The numbers are in for the last year. We’ve counted how many guests have visited the BnB from the various countries. Fact is….. What matters, above all, of course it’s been a rich mix of wonderful people who have helped create great conversations and happy times. We are so lucky! Thank you for making it happen. image The countries that the largest numbers of our guests come from are the UK, India, Australia, France and Germany. In that order. This year both the numbers of people from India and France and how long they’ve stayed has significantly increased. These are closely followed by the numbers of guests from US and Italy. The mix is absolutely amazing with guests also from Belgium, Taiwan, China, (and Hong Kong), Ireland, Holland, Spain, Canada, S Africa, Switzerland, Israel, Russia, Sweden, New Zealand and Austria. And we have a special mention ….. (You know who you are) ….. for our trailblazing guests from …. Moldova, Estonia, Russia, Greece (my fave island of Crete), Japan, Turkey, South Korea, Finland, Argentina, Nigeria and Nepal. The ages of our guests are from young babies through to elders that are even older than Stephen.

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What an amazing spread. The total number of guests is 400 and we like that. Not too busy and not too quiet. It’s good to get balance in life. As many of you will know I often describe it as sitting on the beach with waves varying from gentle tickling of the toes to sudden surges. As at the BnB it goes from gently quiet to hectic. But thankfully we’re never quite overcome. Just as I like it. Manj on the other hand prefers constant busy busy busy 😉 forget it 🙂 for me the concept of ‘slow business’ is where it’s at. For me that means we can provide a better quality experience and service. Our busiest period is late December, January and February, our quietest is April, May, June and for some reason September.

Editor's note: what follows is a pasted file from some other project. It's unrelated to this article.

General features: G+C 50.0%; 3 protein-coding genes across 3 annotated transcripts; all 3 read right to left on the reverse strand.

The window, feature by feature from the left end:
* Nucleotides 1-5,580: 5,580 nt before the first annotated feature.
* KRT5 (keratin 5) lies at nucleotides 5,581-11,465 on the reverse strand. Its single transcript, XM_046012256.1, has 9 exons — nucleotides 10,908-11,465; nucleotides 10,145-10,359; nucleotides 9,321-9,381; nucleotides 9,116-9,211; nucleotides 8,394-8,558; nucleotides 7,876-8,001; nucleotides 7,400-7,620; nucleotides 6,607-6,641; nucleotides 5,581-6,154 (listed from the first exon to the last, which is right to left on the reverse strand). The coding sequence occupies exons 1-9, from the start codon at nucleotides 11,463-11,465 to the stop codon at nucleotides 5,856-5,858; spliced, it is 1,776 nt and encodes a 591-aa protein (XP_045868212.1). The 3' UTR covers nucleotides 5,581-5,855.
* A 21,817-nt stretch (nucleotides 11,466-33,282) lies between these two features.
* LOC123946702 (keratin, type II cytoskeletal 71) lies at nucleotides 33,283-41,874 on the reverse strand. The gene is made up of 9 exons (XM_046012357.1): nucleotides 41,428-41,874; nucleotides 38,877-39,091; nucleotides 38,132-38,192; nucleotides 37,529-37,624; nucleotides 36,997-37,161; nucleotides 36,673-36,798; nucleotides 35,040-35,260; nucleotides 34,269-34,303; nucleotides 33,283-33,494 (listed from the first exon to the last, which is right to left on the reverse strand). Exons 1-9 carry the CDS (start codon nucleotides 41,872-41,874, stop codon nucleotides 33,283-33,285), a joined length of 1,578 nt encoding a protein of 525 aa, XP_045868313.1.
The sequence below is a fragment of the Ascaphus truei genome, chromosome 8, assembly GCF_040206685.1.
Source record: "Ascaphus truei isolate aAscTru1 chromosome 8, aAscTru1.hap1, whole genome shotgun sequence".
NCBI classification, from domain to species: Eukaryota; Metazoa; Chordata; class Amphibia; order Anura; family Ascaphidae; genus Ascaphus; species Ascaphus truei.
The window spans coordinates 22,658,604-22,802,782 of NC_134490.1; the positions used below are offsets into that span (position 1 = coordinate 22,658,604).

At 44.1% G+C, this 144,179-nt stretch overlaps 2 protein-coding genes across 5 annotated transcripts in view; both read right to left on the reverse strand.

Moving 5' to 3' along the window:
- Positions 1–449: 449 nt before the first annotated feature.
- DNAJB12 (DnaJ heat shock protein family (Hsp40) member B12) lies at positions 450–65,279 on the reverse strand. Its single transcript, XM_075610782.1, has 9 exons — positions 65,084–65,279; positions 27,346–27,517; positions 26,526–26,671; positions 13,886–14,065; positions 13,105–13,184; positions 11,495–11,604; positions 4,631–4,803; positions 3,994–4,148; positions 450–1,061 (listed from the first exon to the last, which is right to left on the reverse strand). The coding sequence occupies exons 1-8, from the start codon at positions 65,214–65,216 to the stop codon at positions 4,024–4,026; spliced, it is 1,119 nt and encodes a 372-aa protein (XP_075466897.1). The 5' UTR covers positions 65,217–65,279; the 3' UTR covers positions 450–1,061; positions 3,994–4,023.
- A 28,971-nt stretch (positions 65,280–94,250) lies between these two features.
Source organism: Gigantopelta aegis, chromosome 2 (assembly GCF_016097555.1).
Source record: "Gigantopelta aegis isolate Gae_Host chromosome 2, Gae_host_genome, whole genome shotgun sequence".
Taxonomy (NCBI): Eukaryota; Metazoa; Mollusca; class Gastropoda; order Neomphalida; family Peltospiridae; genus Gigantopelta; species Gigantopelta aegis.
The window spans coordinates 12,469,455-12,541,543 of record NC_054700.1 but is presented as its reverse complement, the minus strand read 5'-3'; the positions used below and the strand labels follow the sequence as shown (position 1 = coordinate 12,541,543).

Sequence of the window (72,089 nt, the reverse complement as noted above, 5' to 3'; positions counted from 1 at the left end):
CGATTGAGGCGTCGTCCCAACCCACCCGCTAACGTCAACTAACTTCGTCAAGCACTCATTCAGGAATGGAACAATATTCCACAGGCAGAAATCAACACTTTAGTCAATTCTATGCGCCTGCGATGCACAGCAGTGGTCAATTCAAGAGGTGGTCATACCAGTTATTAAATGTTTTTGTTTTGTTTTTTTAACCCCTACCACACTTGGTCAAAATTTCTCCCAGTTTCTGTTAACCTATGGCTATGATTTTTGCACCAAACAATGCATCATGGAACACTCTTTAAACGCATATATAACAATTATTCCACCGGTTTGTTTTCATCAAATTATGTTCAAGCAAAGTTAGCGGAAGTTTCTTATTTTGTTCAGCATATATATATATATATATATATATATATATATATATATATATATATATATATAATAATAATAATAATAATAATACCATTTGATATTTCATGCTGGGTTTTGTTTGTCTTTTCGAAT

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Most guests now come through recommendations from friends and people they meet whilst travelling or Trip Advisor. A fair number return more than once. Our record is held by two people (separately) who have been here for over four return trips! We’re thinking of a loyalty scheme….;-) P1010716People are staying longer generally 3 or more nights. It’s now relatively rare for people to stay one night and they are usually Indian guests enroute to somewhere else. Others will use the BnB as a base and maybe stay 7-10 days. We now have some cyclists basing themselves here for half of their holiday and doing daily circular tours.

So, to those of our previous guests reading this…

we thank you for visiting and spending your precious holiday time with us. We know from your feedback you have a great time and want to come back and that’s all that we ask.

for those who have yet to visit and become friends we hope to see you soon and look forward to our future adventures together.